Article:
One of the main draws for tourists visiting Balochistan is its stunning coastline. With over 700 kilometers of unspoiled beaches, visitors can enjoy everything from swimming and sunbathing to fishing and boating. Guided tours or even certain beach resorts offer opportunities to observe a variety of marine life such as dolphins, whales, and sea turtles in the coastal areas.
The province is home to a number of historical sites that attract tourists from all over the world. These sites are not only significant because of their historical importance, but also because they provide an insight into the diverse cultures that have shaped Balochistan over centuries.
One such site is the ancient city of Turbat, located in the southern part of Balochistan. This city dates back to 3000 BC and was once known as Kurnaish. It was an important center for trade between East and West Asia and played a vital role in shaping the cultural identity of Balochistan. Today, visitors can explore its ruins including temples, tombs, and other structures that offer glimpses into its past.
Top 10 Amazing Places in Balochistan You Need to See
The Balochistan province of Pakistan boasts picturesque landscapes, diverse culture, and breathtaking natural beauty. From the mesmerizing Makran coast to the scenic mountains of Ziarat, Balochistan has something for everyone. Here are the top 10 amazing places in Balochistan that you need to see:
1. Quaid-e-Azam Residency
Quaid-e-Azam Residency is a historic site located in the city of Ziarat. In 1892, they built the residency, and it served as the summer residence of Quaid-e-Azam Mohammad Ali Jinnah, the founder of Pakistan, during the last days of his life. It is a symbol of national heritage and attracts visitors from all over Pakistan and beyond.
The residence has an 8000 square foot footprint. It’s the most notable landmark in the city. Magnificent woodwork adorns the framework of the building, and lush green gardens envelop it on all sides, creating a breathtaking scene. With a massive central wooden staircase and huge windows that let natural light into the house from all sides, it has a homely British cottage feel. There are five bedrooms in the residence, and there is also a wide hall that serves as the dining room. Via the balcony of the residence, one can see the captivating valley.
Ziarat Residency is another name for Quaid-e-Azam Residency. The stunning wooden residence building was first intended to serve as a sanatorium. Due to its high significance and qualities, the residency is one of the World Heritage Sites.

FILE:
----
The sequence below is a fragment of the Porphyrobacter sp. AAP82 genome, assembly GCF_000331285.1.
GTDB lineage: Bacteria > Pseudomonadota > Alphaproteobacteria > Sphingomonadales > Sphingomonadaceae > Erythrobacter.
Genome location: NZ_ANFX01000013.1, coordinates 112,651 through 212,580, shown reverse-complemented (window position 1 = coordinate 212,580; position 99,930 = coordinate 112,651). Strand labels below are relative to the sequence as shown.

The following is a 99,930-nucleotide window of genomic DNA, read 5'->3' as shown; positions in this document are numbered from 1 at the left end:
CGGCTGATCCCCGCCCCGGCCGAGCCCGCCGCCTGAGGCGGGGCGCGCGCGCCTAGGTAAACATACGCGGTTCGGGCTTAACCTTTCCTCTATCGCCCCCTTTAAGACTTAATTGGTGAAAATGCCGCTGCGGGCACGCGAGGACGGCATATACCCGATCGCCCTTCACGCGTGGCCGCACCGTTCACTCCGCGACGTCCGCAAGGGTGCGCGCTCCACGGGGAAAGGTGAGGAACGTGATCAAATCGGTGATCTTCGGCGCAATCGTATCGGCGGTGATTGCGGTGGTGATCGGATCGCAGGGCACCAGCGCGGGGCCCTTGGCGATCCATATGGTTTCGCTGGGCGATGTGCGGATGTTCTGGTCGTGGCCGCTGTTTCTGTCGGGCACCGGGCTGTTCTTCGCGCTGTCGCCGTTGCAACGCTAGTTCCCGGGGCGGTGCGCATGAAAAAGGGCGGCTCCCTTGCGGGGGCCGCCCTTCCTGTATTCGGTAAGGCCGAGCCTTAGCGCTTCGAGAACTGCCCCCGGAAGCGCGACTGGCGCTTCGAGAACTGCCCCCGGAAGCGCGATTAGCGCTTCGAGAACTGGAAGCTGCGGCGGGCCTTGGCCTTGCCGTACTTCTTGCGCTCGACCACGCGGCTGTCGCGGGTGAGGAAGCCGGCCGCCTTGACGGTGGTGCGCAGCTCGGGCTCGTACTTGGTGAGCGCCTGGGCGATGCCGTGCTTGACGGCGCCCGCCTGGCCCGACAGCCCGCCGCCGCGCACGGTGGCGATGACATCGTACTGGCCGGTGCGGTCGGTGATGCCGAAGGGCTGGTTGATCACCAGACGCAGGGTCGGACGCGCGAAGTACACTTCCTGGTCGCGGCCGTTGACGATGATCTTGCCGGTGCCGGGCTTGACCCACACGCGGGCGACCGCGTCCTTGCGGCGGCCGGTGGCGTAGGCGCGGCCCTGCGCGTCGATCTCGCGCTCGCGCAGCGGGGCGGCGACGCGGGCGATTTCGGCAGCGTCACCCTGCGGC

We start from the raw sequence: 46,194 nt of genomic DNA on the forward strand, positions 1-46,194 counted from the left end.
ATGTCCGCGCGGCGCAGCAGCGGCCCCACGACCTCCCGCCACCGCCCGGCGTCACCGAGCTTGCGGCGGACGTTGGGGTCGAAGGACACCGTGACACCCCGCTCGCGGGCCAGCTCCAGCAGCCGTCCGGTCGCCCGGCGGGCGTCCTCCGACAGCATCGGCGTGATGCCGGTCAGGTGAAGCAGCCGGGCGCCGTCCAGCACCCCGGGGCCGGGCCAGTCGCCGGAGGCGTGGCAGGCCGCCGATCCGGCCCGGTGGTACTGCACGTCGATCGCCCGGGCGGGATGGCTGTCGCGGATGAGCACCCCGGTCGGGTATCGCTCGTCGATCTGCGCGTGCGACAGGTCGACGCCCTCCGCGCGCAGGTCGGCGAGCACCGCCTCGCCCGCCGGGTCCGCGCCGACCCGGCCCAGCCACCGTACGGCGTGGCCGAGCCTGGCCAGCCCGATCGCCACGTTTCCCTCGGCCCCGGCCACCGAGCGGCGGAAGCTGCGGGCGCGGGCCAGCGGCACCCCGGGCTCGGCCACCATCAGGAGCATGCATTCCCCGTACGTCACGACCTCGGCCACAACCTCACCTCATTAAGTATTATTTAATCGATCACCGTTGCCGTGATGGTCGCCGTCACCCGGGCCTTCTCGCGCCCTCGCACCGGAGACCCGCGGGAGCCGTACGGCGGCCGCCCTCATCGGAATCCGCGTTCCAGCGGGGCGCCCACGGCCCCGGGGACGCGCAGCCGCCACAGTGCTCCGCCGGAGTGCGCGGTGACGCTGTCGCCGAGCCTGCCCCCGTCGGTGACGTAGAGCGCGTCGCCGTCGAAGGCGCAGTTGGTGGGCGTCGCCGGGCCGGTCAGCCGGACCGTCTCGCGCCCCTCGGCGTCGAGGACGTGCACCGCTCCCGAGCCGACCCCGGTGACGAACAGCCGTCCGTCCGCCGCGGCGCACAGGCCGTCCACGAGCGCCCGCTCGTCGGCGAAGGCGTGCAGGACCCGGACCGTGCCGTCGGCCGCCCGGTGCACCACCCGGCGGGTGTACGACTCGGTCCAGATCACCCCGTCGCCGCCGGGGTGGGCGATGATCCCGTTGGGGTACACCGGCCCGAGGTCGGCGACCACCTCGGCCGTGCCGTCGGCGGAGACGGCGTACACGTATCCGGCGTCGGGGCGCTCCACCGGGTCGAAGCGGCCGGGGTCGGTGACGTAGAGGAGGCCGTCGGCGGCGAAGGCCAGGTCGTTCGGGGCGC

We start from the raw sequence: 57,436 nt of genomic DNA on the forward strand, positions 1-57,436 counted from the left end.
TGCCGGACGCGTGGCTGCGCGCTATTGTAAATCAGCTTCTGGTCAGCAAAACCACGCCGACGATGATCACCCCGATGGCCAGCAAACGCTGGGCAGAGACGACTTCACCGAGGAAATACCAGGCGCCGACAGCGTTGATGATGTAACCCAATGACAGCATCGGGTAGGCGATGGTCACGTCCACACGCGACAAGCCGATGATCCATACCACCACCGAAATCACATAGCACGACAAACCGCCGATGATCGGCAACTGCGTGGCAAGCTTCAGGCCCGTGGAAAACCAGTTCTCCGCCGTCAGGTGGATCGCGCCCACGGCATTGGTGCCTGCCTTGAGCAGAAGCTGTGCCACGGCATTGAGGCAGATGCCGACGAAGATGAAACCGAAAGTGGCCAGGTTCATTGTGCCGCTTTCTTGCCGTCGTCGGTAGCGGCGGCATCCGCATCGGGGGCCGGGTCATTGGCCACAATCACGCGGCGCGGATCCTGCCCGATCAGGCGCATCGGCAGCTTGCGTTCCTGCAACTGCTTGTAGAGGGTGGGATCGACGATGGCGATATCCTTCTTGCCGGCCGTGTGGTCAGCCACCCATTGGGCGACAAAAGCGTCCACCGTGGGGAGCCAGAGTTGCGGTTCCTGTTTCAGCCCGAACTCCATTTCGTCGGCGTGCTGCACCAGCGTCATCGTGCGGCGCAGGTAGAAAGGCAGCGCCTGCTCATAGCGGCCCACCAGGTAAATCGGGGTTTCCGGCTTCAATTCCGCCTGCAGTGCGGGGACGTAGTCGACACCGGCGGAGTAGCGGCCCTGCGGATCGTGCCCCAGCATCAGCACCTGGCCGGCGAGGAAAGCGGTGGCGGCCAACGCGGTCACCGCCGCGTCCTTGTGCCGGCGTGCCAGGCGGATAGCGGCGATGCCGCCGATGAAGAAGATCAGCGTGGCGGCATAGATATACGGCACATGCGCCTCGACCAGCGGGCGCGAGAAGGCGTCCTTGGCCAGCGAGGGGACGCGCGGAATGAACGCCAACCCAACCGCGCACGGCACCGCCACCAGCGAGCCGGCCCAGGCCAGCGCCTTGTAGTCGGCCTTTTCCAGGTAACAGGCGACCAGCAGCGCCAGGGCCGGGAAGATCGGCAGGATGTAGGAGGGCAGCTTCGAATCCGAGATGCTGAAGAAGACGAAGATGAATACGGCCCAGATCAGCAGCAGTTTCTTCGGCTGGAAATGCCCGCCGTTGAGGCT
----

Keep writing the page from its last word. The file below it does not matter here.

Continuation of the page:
2. Pir Ghaib Waterfalls
Pir Ghaib Waterfalls, located in Bolan valley, Balochistan is a hidden gem that is still relatively unknown to the world. Situated just 70 kilometers away from Quetta, the waterfalls make a perfect destination for tourists seeking to escape the city’s hustle and bustle. As visitors approach the waterfall, rocky mountainsides greet them, offering breathtaking views of the surrounding area.
The Pir Ghaib Waterfall makes its way through streams, ponds, and palm trees before finally cascading down into a pool at the bottom. Visitors can take a dip in the cool waters or simply sit back and relax while enjoying nature’s beauty. The sound of falling water creates an atmosphere of tranquility which makes this place perfect for anyone who wants to unwind from their daily routine.
According to legend, in the early days of Islam, Pir Ghaib along his sister, the renowned Bibi Nani, came to this location to convert the inhabitants. Yet the worshippers of fire despatched an army to pursue the religious couple. The siblings split up in the Bolan Gorge; Bibi Nani proceeded down the canyon (her alleged grave is underneath a bridge about 15 km downstream), and her brother ran away into this desolate area with the army chasing after him. When he realized he was trapped by the rock wall at the entrance of the gorge, the saint begged the Almighty for help. He cut the rock to accommodate the holy man. As a result, people henceforth referred to him as Pir Ghaib, The Invisible Saint.
3. Moola Chotok
In the Khuzdar District of Pakistan’s southern region of Balochistan, a secret ravine known as Moola Chotok exists. High rocks surround the cascading waterfall widely known as Chotok, making it one of the largest waterfalls in Sub Tehsil Moola. Its historic and geographical significance lies in its role as the entry point connecting west and central Balochistan, Sindh, and Iran.
This route offers the shortest travel across central Balochistan and Sindh (Moola Pass). Thorekhear, Hatachi, Hayrav, Kial Beig, and Pasta Khan’s ancient ruins provide evidence that Moola Chotok belonged to this 2,000-year-old civilization. The district of Khuzdar gives rise to the river known as Moola Chotok, which is located in Jalawan.
The place has become increasingly popular among tourists due to its natural beauty and unique features. Moola Chotok boasts crystal-clear water streams, cascading waterfalls, towering cliffs, and lush green valleys. The highlight of Moola Chotok is the natural pool formed by the waterfall. Tourists can swim in the cool waters while enjoying the view of surrounding cliffs and mountains. The pool also offers an excellent opportunity for trekking enthusiasts to explore the nearby hills and caves. In addition to that, visitors can also enjoy camping near the waterfall with their friends and family.
4. Hanna Jheel
17 km to the east of Quetta City, amid the hills near where the Urak Valley begins, located Hanna Lake. During the British Colonialism era, local tribesmen built the reservoir in 1894, making it one of the city’s top highlights. Between two mountains, it creates a grand historical bridge wall with the depths resembling a castle’s battlements for the purpose of retaining water. Hanna Lake can hold up to 220 million barrels of water and is located on 818 acres of land.
One of Balochistan’s most popular and easily reachable lakes is Hanna Lake. A lakeside eatery with picnic tables, sheltered by pine trees near the river’s end, offers families the opportunity to savor the cuisine and weather. The Hayat Durrani Water Sports Academy (HDWSA), located on the eastern bank of the lake, is the earliest and sole institute in Balochistan Province that offers rowing, canoeing, kayaking, and sailing training, as well as organizing competitions. The academy also provides facilities for rough swimming.